As the FIFA World Cup kicks-off in a couple days in Qatar, one issue on the front burner has been that of ‘human rights’ and the promotion and spread of homosexuality.
In recent years, there has been immense support for and solidarity with the lesbian, gay, bisexual, transgender and queer, LGBTG community, especially from the USA and UK Governments.
The English Premier League recently took the lead in using the most loved sport to promote gay.
The Rainbow Laces campaign began in 2013 spearheaded by the charity of Stonewall founded in 1989 by a small group of people who had been active in the struggle against Section 28 of the Local Government Act.
Section 28 of the Act was a piece of legislation that aimed to prevent the “promotion” of gay in schools – and though it stigmatised the LGBT community, it also galvanised them.
The Rainbow Laces campaign is designed specifically to promote lesbian, gay, bi and trans equality within sport.
The Rainbow Laces campaign kick-started in October with captains of the 20 Premier League clubs wearing rainbow-themed armbands.
Additionally, all is set for thousands of fans to take part in a huge lace-up in a nationwide support of LGBT athletes for “Rainbow Laces Day”, on November 24 with more than 75,000 Rainbow Laces already being sold.
Stonewall called on fans and athletes to be “active allies” within the game both off-pitch and on, and to play their part in ensuring that LGBT people feel included in sport.
The Rainbow Laces were created as a symbol of solidarity with the LGBT community within sport.
However, ahead of the kick-off of the World Cup this weekend, Qatar a Muslim State has said that even though “Everyone is welcome” to their country, “we are a conservative country and any public display of affection, regardless of orientation, is frowned upon. We simply ask for people to respect our culture.”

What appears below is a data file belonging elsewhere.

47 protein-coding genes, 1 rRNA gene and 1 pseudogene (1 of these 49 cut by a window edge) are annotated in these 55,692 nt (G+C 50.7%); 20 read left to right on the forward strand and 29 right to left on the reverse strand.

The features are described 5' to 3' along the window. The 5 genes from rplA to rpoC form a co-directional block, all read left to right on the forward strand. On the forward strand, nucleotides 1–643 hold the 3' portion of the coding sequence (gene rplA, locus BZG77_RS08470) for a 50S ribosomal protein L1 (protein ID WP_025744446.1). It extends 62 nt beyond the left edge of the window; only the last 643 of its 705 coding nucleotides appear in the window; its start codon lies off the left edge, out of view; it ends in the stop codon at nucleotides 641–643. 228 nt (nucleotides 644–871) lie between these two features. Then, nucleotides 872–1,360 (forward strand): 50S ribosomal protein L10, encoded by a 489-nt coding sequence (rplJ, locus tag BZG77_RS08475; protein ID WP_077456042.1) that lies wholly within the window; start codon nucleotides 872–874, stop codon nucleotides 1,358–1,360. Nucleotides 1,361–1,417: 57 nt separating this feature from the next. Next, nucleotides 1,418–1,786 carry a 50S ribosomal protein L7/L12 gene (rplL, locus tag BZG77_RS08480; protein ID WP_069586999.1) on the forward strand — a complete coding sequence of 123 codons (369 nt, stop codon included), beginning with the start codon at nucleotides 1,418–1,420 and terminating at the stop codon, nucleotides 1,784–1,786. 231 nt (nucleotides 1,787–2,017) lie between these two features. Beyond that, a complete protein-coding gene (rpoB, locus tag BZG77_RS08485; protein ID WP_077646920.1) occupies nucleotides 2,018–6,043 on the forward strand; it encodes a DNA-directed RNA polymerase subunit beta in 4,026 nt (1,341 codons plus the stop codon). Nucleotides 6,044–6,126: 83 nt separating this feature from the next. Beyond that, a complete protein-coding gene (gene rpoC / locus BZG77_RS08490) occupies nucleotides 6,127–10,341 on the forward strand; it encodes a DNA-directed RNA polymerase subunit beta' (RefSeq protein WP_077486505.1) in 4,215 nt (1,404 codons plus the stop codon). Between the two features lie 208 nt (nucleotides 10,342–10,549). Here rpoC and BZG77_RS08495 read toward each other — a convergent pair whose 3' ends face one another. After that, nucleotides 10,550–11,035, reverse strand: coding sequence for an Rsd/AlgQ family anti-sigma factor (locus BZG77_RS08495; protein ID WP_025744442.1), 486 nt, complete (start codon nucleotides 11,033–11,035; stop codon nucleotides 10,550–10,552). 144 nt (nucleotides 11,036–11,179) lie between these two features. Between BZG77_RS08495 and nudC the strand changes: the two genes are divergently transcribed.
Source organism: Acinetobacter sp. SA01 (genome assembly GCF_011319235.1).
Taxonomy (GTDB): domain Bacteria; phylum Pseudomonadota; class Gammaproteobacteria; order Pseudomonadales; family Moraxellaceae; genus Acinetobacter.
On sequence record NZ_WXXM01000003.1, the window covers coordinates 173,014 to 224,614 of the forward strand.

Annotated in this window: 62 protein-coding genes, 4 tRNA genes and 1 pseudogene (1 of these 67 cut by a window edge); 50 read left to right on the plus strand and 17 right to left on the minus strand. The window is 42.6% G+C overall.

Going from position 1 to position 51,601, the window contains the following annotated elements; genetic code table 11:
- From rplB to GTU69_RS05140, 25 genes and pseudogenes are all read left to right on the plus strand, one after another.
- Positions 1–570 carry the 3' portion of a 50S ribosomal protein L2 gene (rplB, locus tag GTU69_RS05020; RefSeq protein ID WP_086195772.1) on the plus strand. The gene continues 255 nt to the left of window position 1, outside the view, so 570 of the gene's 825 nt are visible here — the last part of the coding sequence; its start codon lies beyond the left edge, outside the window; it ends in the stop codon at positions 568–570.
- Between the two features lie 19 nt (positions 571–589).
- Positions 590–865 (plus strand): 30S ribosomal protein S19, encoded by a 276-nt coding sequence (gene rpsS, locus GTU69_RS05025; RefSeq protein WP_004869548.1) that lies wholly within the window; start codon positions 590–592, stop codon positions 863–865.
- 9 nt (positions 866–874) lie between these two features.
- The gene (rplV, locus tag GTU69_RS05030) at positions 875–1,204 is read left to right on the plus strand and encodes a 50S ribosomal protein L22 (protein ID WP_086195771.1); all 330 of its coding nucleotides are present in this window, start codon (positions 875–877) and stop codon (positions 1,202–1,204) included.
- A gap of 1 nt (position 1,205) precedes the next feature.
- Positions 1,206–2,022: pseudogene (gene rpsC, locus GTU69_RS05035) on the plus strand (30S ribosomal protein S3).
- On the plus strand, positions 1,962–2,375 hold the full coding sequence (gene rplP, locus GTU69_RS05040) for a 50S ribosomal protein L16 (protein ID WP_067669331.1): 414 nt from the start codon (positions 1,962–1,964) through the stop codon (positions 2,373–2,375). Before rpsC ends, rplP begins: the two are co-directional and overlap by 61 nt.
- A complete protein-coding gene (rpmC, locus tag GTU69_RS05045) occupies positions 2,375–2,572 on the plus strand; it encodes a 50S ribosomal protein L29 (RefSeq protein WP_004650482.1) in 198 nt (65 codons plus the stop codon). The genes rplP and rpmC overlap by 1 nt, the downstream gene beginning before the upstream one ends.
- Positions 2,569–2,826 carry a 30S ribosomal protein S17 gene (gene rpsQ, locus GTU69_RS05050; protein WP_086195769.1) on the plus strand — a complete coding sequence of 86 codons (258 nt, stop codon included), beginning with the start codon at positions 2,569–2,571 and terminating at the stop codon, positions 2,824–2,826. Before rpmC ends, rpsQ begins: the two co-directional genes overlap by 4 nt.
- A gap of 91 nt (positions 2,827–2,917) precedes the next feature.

Qatar government has also been invited to comment on the claims made by Human Rights Watch, HRW, and in what appears like a compromise, the Qatar’s Supreme Committee for Delivery & Legacy had recently told CNN that the 2022 World Cup will “be an inclusive, safe tournament” and said “everyone is welcome, regardless of race, background, religion, gender, orientation or nationality.”
The fact remains that “Homosexuality is illegal, punishable by imprisonment and, if you’re Muslim, possibly even death in Qatar.
“Qatari authorities need to end impunity for violence against LGBT people. The world is watching,” said Rasha Younes of Human Rights Watch.
Under Qatari law, homosexuality is illegal and punishable by up to three years in prison and for this particular reason, FIFA has received backslashes for awarding the hosting right to Qatar.
Beckham’s fellow Qatar World Cup ambassador, Khalid Salman told a German outlet that homosexuality is “damage in the mind.”
HRW has also recently highlighted “arbitrary arrests and ill-treatment” of LGBTQ people in Qatar.
“There are just a few days until the World Cup kicks off, but that’s plenty of time for the Qatari government to end ill-treatment of LGBT people,” HRW said in a November press release.
“Qatari authorities should publicly condemn violence against LGBT people and formally recognize that having same-sex sexual attraction is not a mental health condition.”
Meanwhile, UK foreign secretary, James Cleverly has told LGBTQ+ football fans travelling to Qatar for the World Cup to “respect the law” of the host country, as the foreign secretary defended attending the tournament himself.